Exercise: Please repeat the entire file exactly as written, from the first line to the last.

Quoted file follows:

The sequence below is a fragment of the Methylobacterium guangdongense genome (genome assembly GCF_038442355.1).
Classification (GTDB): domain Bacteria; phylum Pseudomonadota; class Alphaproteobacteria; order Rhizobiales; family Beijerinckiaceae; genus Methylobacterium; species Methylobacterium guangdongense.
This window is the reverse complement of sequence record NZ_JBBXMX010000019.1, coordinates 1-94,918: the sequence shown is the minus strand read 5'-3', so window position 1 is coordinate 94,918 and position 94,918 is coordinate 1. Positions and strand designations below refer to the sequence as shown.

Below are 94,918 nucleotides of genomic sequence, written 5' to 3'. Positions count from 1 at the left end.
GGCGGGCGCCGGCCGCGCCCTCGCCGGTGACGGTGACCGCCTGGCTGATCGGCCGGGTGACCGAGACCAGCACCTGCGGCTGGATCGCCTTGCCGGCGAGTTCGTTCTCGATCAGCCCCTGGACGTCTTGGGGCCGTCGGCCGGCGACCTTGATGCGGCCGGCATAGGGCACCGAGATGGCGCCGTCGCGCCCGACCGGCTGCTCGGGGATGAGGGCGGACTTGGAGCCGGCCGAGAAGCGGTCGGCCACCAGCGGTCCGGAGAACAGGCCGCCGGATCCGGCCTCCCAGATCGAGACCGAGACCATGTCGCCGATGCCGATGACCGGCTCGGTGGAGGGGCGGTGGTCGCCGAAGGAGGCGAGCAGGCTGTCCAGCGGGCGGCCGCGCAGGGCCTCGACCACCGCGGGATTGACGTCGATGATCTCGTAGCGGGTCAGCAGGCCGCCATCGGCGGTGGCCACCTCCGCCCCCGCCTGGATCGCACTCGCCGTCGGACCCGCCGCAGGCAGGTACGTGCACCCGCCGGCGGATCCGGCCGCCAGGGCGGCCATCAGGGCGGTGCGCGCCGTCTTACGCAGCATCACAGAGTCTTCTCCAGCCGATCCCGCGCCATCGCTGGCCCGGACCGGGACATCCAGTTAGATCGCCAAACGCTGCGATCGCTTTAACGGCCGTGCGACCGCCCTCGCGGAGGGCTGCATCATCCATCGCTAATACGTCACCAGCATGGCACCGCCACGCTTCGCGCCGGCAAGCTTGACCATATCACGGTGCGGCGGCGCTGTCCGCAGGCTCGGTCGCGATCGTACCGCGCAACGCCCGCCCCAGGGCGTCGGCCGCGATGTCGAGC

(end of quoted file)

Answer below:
The sequence below is a fragment of the Methylobacterium guangdongense genome (genome assembly GCF_038442355.1).
Classification (GTDB): domain Bacteria; phylum Pseudomonadota; class Alphaproteobacteria; order Rhizobiales; family Beijerinckiaceae; genus Methylobacterium; species Methylobacterium guangdongense.
This window is the reverse complement of sequence record NZ_JBBXMX010000019.1, coordinates 1-94,918: the sequence shown is the minus strand read 5'-3', so window position 1 is coordinate 94,918 and position 94,918 is coordinate 1. Positions and strand designations below refer to the sequence as shown.

Below are 94,918 nucleotides of genomic sequence, written 5' to 3'. Positions count from 1 at the left end.
GGCGGGCGCCGGCCGCGCCCTCGCCGGTGACGGTGACCGCCTGGCTGATCGGCCGGGTGACCGAGACCAGCACCTGCGGCTGGATCGCCTTGCCGGCGAGTTCGTTCTCGATCAGCCCCTGGACGTCTTGGGGCCGTCGGCCGGCGACCTTGATGCGGCCGGCATAGGGCACCGAGATGGCGCCGTCGCGCCCGACCGGCTGCTCGGGGATGAGGGCGGACTTGGAGCCGGCCGAGAAGCGGTCGGCCACCAGCGGTCCGGAGAACAGGCCGCCGGATCCGGCCTCCCAGATCGAGACCGAGACCATGTCGCCGATGCCGATGACCGGCTCGGTGGAGGGGCGGTGGTCGCCGAAGGAGGCGAGCAGGCTGTCCAGCGGGCGGCCGCGCAGGGCCTCGACCACCGCGGGATTGACGTCGATGATCTCGTAGCGGGTCAGCAGGCCGCCATCGGCGGTGGCCACCTCCGCCCCCGCCTGGATCGCACTCGCCGTCGGACCCGCCGCAGGCAGGTACGTGCACCCGCCGGCGGATCCGGCCGCCAGGGCGGCCATCAGGGCGGTGCGCGCCGTCTTACGCAGCATCACAGAGTCTTCTCCAGCCGATCCCGCGCCATCGCTGGCCCGGACCGGGACATCCAGTTAGATCGCCAAACGCTGCGATCGCTTTAACGGCCGTGCGACCGCCCTCGCGGAGGGCTGCATCATCCATCGCTAATACGTCACCAGCATGGCACCGCCACGCTTCGCGCCGGCAAGCTTGACCATATCACGGTGCGGCGGCGCTGTCCGCAGGCTCGGTCGCGATCGTACCGCGCAACGCCCGCCCCAGGGCGTCGGCCGCGATGTCGAGC